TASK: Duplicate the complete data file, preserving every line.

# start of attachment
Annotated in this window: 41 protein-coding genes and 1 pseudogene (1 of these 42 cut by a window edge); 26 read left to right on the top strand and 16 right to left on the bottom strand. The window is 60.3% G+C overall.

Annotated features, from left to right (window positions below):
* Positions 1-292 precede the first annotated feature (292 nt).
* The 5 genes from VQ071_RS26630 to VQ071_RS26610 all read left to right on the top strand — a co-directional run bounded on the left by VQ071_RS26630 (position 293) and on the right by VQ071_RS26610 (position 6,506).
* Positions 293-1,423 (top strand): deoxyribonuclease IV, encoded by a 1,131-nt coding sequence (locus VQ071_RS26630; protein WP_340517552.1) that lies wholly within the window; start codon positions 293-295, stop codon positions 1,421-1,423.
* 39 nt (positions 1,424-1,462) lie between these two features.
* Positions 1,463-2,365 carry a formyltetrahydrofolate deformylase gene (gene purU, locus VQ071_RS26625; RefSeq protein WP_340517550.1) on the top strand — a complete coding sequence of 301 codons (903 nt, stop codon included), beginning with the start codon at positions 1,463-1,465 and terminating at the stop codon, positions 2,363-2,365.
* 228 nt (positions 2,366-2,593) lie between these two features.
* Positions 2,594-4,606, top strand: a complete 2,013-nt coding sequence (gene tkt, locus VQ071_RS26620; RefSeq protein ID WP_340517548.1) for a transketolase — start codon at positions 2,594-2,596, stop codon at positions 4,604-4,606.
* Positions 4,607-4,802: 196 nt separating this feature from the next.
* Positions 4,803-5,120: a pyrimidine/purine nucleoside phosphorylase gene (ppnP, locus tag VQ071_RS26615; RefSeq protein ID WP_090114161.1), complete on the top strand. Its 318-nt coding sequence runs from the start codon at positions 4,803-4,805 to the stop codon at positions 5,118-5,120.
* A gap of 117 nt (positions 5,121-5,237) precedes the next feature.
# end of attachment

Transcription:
Annotated in this window: 41 protein-coding genes and 1 pseudogene (1 of these 42 cut by a window edge); 26 read left to right on the top strand and 16 right to left on the bottom strand. The window is 60.3% G+C overall.

Annotated features, from left to right (window positions below):
* Positions 1-292 precede the first annotated feature (292 nt).
* The 5 genes from VQ071_RS26630 to VQ071_RS26610 all read left to right on the top strand — a co-directional run bounded on the left by VQ071_RS26630 (position 293) and on the right by VQ071_RS26610 (position 6,506).
* Positions 293-1,423 (top strand): deoxyribonuclease IV, encoded by a 1,131-nt coding sequence (locus VQ071_RS26630; protein WP_340517552.1) that lies wholly within the window; start codon positions 293-295, stop codon positions 1,421-1,423.
* 39 nt (positions 1,424-1,462) lie between these two features.
* Positions 1,463-2,365 carry a formyltetrahydrofolate deformylase gene (gene purU, locus VQ071_RS26625; RefSeq protein WP_340517550.1) on the top strand — a complete coding sequence of 301 codons (903 nt, stop codon included), beginning with the start codon at positions 1,463-1,465 and terminating at the stop codon, positions 2,363-2,365.
* 228 nt (positions 2,366-2,593) lie between these two features.
* Positions 2,594-4,606, top strand: a complete 2,013-nt coding sequence (gene tkt, locus VQ071_RS26620; RefSeq protein ID WP_340517548.1) for a transketolase — start codon at positions 2,594-2,596, stop codon at positions 4,604-4,606.
* Positions 4,607-4,802: 196 nt separating this feature from the next.
* Positions 4,803-5,120: a pyrimidine/purine nucleoside phosphorylase gene (ppnP, locus tag VQ071_RS26615; RefSeq protein ID WP_090114161.1), complete on the top strand. Its 318-nt coding sequence runs from the start codon at positions 4,803-4,805 to the stop codon at positions 5,118-5,120.
* A gap of 117 nt (positions 5,121-5,237) precedes the next feature.